OK, fasten your seat belts, because this is one of those rumor-dogged projects where it’s hard to sort out the fact from the fluff. But, after watching Keira Knightley sing in “The Edge of Love” this week (not particularly well, it must be said, though she looked smashing), I wondered what was going on with the “My Fair Lady” remake. This is, of course, a truly awful idea, except that Emma Thompson is writing the screenplay, and I have governed my life by the principle that anything Emma Thompson does is absolutely OK. (I mean, the woman writes her screenplays in longhand, for heaven’s sake.) So I’m torn.
Anyway, Knightley has long been signed to play Eliza, and Variety blogger Anne Thompson, who knows what’s what, quoted ET a few months ago as saying that her first choice for Henry Higgins would be Hugh Laurie. Not bad. She notes, though, that of course casting is up to the eventual director, and here’s where the rumor-of-the-week (well, OK, the month) stuff comes in: Entertainment Weekly says that Danny “Slumdog Millionaire” Boyle has been in talks to direct the remake. (Stephen Daldry has also been mentioned.)
As it happens, I asked Boyle last fall if he was interested in directing a musical. (Could I possibly be clairvoyant? No; he was in town to talk about “Slumdog,” and said how much fun he had directing the closing musical number, so it seemed an obvious follow-up.) Here’s what he said:
“‘Millions’ [his charming 2004 film about a couple of kids who find a stolen cache of money], we were going to do as a musical. We thought, right early on, in the writing stage, we could make this a musical. it’s not often you get that idea. We never had enough money or chutzpah, I guess, to do it. But we should have done it. I think it’s the holy grail for a director, a musical. Could you do a musical, could you do a modern- day, new-music musical? I’d love to have a go at it at some point. It’s the most difficult thing to do.”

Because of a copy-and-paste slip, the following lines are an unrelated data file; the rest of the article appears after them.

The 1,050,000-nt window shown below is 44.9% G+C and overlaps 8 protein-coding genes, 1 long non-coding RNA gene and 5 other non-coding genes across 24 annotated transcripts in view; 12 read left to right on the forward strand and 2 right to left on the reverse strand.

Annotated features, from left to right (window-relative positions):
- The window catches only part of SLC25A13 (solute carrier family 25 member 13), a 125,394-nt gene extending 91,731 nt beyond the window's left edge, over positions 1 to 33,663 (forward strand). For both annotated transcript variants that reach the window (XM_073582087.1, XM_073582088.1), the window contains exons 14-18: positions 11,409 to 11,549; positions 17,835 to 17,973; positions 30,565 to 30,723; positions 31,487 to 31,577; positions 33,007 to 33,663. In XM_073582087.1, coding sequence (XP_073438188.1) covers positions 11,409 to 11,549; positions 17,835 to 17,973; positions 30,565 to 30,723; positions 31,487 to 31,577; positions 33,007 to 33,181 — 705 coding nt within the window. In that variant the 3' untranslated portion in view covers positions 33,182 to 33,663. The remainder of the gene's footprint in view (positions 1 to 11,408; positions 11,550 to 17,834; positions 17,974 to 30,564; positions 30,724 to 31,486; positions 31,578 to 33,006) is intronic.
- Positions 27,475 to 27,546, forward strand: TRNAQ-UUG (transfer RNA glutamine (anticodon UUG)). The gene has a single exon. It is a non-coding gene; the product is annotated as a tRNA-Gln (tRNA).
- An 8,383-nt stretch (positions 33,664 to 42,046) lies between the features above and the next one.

Hmm. “My Fair Lady” isn’t exactly “modern-day, new-music,” but I’d be fascinated to see what Boyle’s vision could bring to it. Then again, why doesn’t he — or whoever ends up tackling this project — make something new instead? Why mess with something beautiful, now that it’s far too late to rectify the Audrey-Hepburn-for-Julie-Andrews wrong? (Not that I don’t love Hepburn, who’s lovely, but really, this movie should have gone to Andrews.) Why subject any actor to comparisons to Rex Harrison, who owns Professor Higgins?
But then again, Emma Thompson is writing the screenplay. I’m running out of hands here. Stay tuned. In the meantime, here’s a sweet “My Fair Lady” moment.